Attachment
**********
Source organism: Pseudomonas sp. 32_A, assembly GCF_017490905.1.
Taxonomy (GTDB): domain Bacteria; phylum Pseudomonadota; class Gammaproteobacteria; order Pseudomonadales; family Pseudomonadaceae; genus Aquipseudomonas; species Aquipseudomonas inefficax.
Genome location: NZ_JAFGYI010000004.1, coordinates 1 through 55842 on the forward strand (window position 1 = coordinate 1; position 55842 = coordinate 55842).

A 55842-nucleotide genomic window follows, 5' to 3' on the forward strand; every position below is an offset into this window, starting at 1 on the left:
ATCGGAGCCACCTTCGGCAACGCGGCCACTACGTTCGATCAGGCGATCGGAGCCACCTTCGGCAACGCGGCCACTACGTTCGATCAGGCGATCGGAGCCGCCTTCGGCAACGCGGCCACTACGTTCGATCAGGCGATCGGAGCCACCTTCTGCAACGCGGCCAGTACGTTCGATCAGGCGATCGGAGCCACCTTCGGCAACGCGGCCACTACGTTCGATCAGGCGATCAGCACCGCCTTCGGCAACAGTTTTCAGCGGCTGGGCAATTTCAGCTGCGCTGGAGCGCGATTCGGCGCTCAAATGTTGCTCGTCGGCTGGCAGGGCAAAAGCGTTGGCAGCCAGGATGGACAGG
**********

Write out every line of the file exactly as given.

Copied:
Source organism: Pseudomonas sp. 32_A, assembly GCF_017490905.1.
Taxonomy (GTDB): domain Bacteria; phylum Pseudomonadota; class Gammaproteobacteria; order Pseudomonadales; family Pseudomonadaceae; genus Aquipseudomonas; species Aquipseudomonas inefficax.
Genome location: NZ_JAFGYI010000004.1, coordinates 1 through 55842 on the forward strand (window position 1 = coordinate 1; position 55842 = coordinate 55842).

A 55842-nucleotide genomic window follows, 5' to 3' on the forward strand; every position below is an offset into this window, starting at 1 on the left:
ATCGGAGCCACCTTCGGCAACGCGGCCACTACGTTCGATCAGGCGATCGGAGCCACCTTCGGCAACGCGGCCACTACGTTCGATCAGGCGATCGGAGCCGCCTTCGGCAACGCGGCCACTACGTTCGATCAGGCGATCGGAGCCACCTTCTGCAACGCGGCCAGTACGTTCGATCAGGCGATCGGAGCCACCTTCGGCAACGCGGCCACTACGTTCGATCAGGCGATCAGCACCGCCTTCGGCAACAGTTTTCAGCGGCTGGGCAATTTCAGCTGCGCTGGAGCGCGATTCGGCGCTCAAATGTTGCTCGTCGGCTGGCAGGGCAAAAGCGTTGGCAGCCAGGATGGACAGG